Anything’s Possible made the 2020 Blacklist, a list of unproduced screenplays that are the most popular but not necessarily the best. Watching the movie, it’s clear why this story caught my attention, as it’s a cute story about self-acceptance and unconditional love. Kelsa and Khalid have an excellent relationship that is typical in many ways but surprisingly refreshing in others. “Anything’s Possible.”
Anything’s Possible: Movie Review
The primary focus of this movie is romance, but the essential character-driven story at its core makes it a compelling watch. While there is a lot to like, there are problems. Surprisingly, the main problem is that Kelsa’s story is way too condensed. The script should be turned into a series that aired on a television network or streaming service, preferably Prime Video, as MGM’s 2022 acquisition puts the film on the platform for release. There is so much to like about the “Anything’s Possible” film, but so little time to explore all that it entails.
Previously titled What If?, Anything’s Possible is Billy Porter’s feature directorial debut. The coming-of-age romantic comedy written by Ximena García Lecuona tells the story of Kelsa (Eva Reign), a teenage girl who falls in love with Khalid (Abubakr Ali) at school. While their romance blossoms through all the usual speed bumps, the main thing that can make or break this relationship is the reality that comes with Kelsa being trans.
Before we get into the smaller issues, it’s important to note the big wins. Billy Porter is known for being a well-dressed and dynamic person; it makes sense that his feature debut would reflect that. His directing efforts are confident and consistent. It stands out visually, but technically the film is practical and decent. Porter took great care to make his film ooze liveliness without being too bold with his camerawork.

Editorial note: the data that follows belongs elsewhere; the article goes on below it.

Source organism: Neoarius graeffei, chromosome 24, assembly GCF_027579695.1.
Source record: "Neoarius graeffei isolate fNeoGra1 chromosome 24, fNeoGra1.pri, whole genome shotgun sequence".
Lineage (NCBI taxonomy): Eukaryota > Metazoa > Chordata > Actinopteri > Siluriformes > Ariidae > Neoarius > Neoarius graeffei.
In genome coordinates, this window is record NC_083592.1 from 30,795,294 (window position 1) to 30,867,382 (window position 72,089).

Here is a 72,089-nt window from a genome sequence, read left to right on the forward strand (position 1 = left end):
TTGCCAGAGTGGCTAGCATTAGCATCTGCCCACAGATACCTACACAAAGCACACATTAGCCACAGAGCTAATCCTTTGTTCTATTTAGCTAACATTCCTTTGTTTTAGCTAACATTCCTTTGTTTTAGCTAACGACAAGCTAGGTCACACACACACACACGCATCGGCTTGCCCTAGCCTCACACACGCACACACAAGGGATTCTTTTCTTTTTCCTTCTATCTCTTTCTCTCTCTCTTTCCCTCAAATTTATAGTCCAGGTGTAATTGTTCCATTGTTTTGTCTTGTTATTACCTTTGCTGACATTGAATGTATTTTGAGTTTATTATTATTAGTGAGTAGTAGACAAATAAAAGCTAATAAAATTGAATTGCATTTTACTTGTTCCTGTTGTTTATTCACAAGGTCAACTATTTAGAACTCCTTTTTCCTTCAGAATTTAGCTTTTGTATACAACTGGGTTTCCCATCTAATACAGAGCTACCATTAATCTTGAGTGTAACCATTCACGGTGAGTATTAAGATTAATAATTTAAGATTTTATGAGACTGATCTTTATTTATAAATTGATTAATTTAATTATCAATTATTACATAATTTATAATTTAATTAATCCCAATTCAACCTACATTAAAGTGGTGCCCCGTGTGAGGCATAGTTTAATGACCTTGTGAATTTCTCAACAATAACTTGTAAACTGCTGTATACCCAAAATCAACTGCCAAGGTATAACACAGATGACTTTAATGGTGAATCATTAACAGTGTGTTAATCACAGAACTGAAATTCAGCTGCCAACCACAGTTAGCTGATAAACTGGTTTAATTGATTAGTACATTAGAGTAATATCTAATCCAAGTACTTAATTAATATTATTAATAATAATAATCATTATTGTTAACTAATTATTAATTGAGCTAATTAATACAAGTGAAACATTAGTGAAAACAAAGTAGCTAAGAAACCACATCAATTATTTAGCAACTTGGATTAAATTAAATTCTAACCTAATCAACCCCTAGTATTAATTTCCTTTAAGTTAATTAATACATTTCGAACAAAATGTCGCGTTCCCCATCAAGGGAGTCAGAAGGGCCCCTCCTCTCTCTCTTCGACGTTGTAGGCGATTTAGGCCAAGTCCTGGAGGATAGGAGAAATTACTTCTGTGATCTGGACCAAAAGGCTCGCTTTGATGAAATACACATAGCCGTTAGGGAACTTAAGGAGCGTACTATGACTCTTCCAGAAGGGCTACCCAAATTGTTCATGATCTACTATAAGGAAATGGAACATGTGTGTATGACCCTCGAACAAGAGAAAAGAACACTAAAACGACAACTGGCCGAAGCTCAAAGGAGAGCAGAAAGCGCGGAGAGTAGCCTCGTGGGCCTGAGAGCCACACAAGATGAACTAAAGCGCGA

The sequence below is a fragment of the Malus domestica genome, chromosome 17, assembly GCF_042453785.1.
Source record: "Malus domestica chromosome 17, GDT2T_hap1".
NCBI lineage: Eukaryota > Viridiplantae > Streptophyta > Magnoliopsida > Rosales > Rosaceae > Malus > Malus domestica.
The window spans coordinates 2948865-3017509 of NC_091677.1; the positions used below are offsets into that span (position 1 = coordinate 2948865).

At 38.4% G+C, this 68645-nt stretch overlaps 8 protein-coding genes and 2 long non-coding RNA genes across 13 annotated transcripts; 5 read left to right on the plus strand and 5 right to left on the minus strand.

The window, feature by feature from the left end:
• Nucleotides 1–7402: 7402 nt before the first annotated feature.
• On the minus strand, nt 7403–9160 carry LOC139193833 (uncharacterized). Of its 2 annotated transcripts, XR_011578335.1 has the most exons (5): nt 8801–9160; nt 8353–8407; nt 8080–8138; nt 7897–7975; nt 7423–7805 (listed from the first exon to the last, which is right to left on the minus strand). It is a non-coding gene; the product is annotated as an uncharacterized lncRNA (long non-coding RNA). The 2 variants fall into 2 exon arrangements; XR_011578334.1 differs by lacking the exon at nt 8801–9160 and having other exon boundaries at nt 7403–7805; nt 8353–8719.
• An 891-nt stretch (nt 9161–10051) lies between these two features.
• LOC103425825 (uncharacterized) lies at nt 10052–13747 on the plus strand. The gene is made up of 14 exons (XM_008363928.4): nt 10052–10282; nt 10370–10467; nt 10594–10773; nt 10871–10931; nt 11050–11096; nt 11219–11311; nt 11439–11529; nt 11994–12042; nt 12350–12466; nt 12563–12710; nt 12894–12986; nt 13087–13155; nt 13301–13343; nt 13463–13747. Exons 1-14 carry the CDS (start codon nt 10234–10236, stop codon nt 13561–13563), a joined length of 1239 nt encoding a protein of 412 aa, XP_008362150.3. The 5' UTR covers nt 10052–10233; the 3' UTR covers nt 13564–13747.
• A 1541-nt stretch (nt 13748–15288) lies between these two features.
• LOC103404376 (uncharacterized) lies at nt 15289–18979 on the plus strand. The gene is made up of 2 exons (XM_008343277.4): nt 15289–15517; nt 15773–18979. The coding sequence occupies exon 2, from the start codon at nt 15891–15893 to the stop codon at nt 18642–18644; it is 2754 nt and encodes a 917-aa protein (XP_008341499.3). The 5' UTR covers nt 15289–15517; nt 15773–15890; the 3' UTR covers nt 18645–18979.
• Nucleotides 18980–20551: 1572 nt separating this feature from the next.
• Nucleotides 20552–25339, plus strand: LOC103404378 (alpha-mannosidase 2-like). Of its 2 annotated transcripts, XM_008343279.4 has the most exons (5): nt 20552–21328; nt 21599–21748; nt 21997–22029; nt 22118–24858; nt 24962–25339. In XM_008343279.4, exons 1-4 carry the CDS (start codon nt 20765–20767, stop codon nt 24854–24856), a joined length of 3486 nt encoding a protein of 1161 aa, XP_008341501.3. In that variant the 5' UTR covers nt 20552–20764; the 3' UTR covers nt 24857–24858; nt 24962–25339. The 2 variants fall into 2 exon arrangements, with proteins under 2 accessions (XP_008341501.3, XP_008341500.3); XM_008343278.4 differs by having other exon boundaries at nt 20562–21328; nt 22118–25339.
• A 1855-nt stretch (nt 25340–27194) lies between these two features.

The costumes by Analucia McGorty are elaborate and extravagant, sometimes too much for the setting. Kelsa and her friends Em (Courtnee Carter) and Chris (Kelly Lamor Wilson) go above and beyond to openly express their interests, personalities and identities. This is admirable because it helps differentiate it from other teen-oriented projects, such as the ultra-sexy teen style of Euphoria and the classy and fashionable rich-kid style of Gossip Girl.
Anything’s Possible’s fashion alludes to the LGBTQ+ community, especially the trans community, as Kelsa is often dressed in blue, pink, and white. In addition, self-expression through clothing is key to who Kelsa is, someone who is looking for ways to stand out and be who she is meant to be.
Eva Reign is magnetic. There is an undeniable IT girl factor that makes it hard to take your eyes off her. Fortunately, the delightfully charismatic and sweet Abubakr Ali often shares the screen with her. Originally, Kelsa was to be played by Yasmine Finnley. While Finnley starred in Netflix’s popular teen series Heartstopper, Reign is stepping into the spotlight to hopefully become one of the many young trans stars to make a name for themselves in the industry. “Anything’s Possible.”
She deserves credit because Reign brings a lot of warmth and confidence to Kelso. There is absolute ease in the way she portrays the character and the audience will be rooting for her from the start. Ali is equally enjoyable and balances Kelsa’s calm demeanor with an unpredictable personality that is simply fascinating. They are just adorable together.